## Archive for 2009

### The next Polymath project on this blog: some polls

December 28, 2009

For reasons that I have already gone into, I do not think that the origin-of-life project is suitable as the next Polymath project on this blog, though there seems to be enough enthusiasm for it that I am quite serious about giving it a try at some point in the not too distant future. The complexity-related project also no longer seems such a great idea for now. That leaves three candidates from amongst the problems that I have posted about recently: the project related to the polynomial-DHJ problem, the project related to the Littlewood problem, and the project to solve Erdős’s discrepancy problem. My impression is that for each of these three projects there is already a small group of highly interested people, and certainly my level of enthusiasm for each of these three problems is enough for me to be ready to devote plenty of time to it. (A theory I want to test is that if I post regularly and am not completely stuck, then that will be enough to keep the project feeling active and attracting contributions from other people as well, even if a proof does not appear to be round the corner.)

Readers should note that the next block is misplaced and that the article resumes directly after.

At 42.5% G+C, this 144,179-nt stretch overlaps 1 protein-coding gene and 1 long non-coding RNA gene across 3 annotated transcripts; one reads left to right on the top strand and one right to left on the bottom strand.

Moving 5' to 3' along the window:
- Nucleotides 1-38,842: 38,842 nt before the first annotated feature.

To help me decide which of the above three problems to go for, here are four polls. (more…)

### Wiles meets his match

December 20, 2009

A brief return to the theme of mathematics in literature: I can’t resist sharing what is, by a long way, the silliest piece of fictional mathematics I have ever come across. It comes in “The Girl Who Played With Fire,” by the late Stieg Larsson, translated (not very well) by someone called Reg Keeling. Here is a little piece of advice for any author who wants to incorporate mathematics into a novel. If you don’t want what you write to be risibly unrealistic, it is not enough to read popular science books: you must also run what you write past a mathematician.

And here is the passage in question. (more…)

### Erdős’s discrepancy problem

December 17, 2009

I’ve been pretty busy over the last month or so — hence my blog silence — and continue to be busy. But here is one more discussion of a problem that was on my earlier list of possible future Polymath projects. The problem in question is sometimes known as Erdős’s discrepancy problem. This will be a shortish post, because I don’t have much of a programme for solving the problem: if it were adopted, then we would be starting almost from scratch, but that could be an interesting experiment.

Here is the question.

Problem. Is it possible to find a $\pm 1$-valued sequence $x_1,x_2,\dots$ and a constant $C$ such that $|\sum_{i=1}^nx_{id}|\leq C$ for every $n$ and every $d$?